B. Events of May 28, 1979

Ward was involved in a minor automobile accident at approximately 6:00 P.M. In response to a call for assistance from the first officer at the scene, Camic arrived at the site of the accident approximately fifteen minutes later. He arrested Ward for driving with a suspended license, a Class A misdemeanor requiring a $100.00 bond. Because Ward was obviously intoxicated, Camic called for a vehicle to transport Ward to the police station. Ahlgren, along with officer Turnbow, arrived in a squad car. Camic, Turnbow, and Ahlgren attempted to search Ward. Ward resisted their efforts both to search him and to put him into the squad car. According to Camic, Ward attempted to strike him. Camic, in return, struck Ward in the stomach.

Ward, together with Ahlgren and Turnbow, arrived at the booking room of the Aurora Police Department (APD) sometime

Page 1143

between 6:30 P.M. and 6:45 P.M. The two officers sought information from Ward in order to complete the booking form. Although eventually twenty of the twenty-five boxes on the form were completed, Ward allegedly refused to cooperate with the booking formalities. Throughout the procedure, Ward repeatedly demanded the right to make a phone call. Turnbow informed him that he would be permitted a call when the booking formalities were completed.

Lieutenant Olin, an APD supervisor, arrived in the booking area while the officers were attempting to elicit information from Ward. He witnessed Ward's lack of cooperation. Olin was also apparently told by Ahlgren that the only information they could obtain from Ward was his name and address. Olin then told Ahlgren to lock Ward in a cell. Ward again became abusive and violent, kicking Ahlgren and generally resisting while the officers removed his property, including his belt and shoe laces, and took him to a cell out of sight of the booking area.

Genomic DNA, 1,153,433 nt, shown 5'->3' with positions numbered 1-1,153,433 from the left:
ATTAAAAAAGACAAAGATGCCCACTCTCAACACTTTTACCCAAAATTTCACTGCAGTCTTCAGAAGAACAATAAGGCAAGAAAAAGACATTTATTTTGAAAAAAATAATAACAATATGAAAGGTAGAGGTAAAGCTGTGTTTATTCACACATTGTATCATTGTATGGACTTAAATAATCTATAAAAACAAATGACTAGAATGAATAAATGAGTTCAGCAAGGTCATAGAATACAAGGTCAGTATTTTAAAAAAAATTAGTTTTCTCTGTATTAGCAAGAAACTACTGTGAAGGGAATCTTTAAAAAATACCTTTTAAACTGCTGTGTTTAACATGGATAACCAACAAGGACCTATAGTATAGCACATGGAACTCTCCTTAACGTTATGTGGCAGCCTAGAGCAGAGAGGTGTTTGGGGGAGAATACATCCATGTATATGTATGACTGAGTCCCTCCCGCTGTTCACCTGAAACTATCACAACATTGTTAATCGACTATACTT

The three officers left the cell area at approximately 6:55 P.M. After leaving the cell area, Ahlgren marked on the booking sheet that Ward had "refused" to make a phone call. According to Ahlgren, this characterization reflected his view that Ward could have made a phone call had he cooperated with the officers in completing the booking form. A notation on the form was also made that Ward was behaving in a "freaky" manner.